Mayor Jesse Robredo of Naga City, whose LSB Reinvention Program is the Synergeia model, has taken to heart the mission of empowering other LGUs to use their LSB as a catalyst in providing children with greater opportunities to complete elementary education.

 

On February 29, 2008, Mayor Robredo conducted the 1st Reinventing Local School Boards workshop in Pangasinan. The Local School Boards of San Manuel, San Nicolas and Itogon were joined by those of Sta. Barbara and Natividad.

 

Mayor Robredo started his presentation with a confession in his initial  term of office: he paid lip service to the role of the Local School Board. The budget was a done deal between him and the superintendent. His exposure to Synergeia gave him a shock. Filipino children and those from his city lagged behind in achievement scores. This realization  spurred his city’s journey to improve their learning performance.

 

The LSB reinvention process requires attitudes that are beyond the box. “What the law does not prohibit, it allows”, goes the Robredo paradigm. Mayor Robredo encouraged local officials and the LSB to increase the number and diversity of the LSB membership to take advantage of as many experts present in the community. His second thrust is to expand the functions of the LSB beyond budgeting to include policy formulation, implementation of a performance incentive system for schools, and transparent recruitment system for locally funded
teachers. The third thrust is to improve the process of budgeting, procurement project planning and implementation towards a system that is collaborative and transparent. Mayor Robredo cited significant increases in the children’s test scores in Naga as a valid proof that LSB reinvention works.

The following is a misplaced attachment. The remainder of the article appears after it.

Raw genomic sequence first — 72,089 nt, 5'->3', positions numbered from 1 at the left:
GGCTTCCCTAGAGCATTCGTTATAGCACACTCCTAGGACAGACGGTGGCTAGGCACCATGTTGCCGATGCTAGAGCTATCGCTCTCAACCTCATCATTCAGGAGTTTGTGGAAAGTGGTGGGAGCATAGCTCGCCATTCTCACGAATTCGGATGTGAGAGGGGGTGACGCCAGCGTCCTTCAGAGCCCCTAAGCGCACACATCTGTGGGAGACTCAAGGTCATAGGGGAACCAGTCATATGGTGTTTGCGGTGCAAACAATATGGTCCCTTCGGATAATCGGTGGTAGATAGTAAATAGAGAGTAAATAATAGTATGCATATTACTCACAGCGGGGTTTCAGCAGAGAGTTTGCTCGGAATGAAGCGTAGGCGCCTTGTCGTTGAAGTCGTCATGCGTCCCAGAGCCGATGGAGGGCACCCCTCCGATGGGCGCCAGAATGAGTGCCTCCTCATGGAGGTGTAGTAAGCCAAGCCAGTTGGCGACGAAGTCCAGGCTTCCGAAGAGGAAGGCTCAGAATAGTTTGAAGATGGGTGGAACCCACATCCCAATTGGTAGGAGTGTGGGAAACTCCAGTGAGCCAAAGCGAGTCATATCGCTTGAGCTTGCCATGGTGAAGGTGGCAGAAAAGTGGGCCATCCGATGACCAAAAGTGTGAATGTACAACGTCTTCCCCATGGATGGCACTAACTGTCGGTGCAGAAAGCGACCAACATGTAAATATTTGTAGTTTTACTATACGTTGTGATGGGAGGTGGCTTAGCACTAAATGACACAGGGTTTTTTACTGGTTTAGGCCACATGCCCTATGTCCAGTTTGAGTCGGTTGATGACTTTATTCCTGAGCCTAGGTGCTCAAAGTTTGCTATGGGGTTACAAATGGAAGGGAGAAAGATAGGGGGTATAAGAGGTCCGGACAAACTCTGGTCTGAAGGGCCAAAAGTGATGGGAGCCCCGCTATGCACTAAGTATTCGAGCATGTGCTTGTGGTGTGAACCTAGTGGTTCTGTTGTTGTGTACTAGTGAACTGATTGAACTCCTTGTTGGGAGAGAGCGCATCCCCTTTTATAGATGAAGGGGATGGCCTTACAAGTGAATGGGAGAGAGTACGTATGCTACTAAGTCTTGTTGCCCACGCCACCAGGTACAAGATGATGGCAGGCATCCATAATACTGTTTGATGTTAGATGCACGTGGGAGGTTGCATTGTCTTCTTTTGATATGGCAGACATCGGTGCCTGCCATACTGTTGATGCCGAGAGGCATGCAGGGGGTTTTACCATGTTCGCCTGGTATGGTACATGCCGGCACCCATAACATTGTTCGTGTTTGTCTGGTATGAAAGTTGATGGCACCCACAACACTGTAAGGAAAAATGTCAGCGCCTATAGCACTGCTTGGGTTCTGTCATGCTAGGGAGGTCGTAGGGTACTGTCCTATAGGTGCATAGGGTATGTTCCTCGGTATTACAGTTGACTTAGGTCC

The LSBs were also provided details on how to reengineer the process, developing the division of labor with respect to the expertise of the different sectors, and using the Naga City experience in transforming the LSB budgets into being more responsive to the need of improving learning performances by shifting priorities to teacher training and the development of instructional materials.

 

Local school board officials from the three towns agreed that there are many strengths of  the LSB that need to be strengthened and reinvented. The LSB can:

 

  • Implement programs to improve public education.
  • Invest funds in improving public education.
  • Be more transparent in LSB expenditures.
  • Provide assistance to meet public school needs more effectively and efficiently.
  • Mobilize parents more effectively.
  • Serve as a vehicle for role definition and resource complementation.
  • Have members who are passionate in improving public education.

 

Learning from the Naga experience, the LSBs of San Manuel, San Nicolas and Itogon committed to hold more regular meetings and increase representation of other sectors in the LSB. Their next steps in the reinvention process included:

 

  • Conducting a planning and budgeting process that is needs-based, more participative and aligned with the LGU’s budgeting cycle.
  • Conducting an educational campaign among stakeholders to improve real property tax collection.
  • Establishing proper monitoring and reporting systems on the use of LSB funds
  • Dialogues between DepEd and LGU on key issues such as teacher recruitment, hiring and placement.
  • Developing programs for parents (i.e. parenting seminars) and teachers (i.e. teacher training, values formation, etc).
  • Supporting amendments to the Local Government Code (100% retention of the Special Education Fund (SEF) collection by the municipality) in the long run.

 

Itogon Mayor Mario Godio represented the beneficiary towns of San Roque in expressing their commitment to reinvent their school boards and to sustain the education governance program.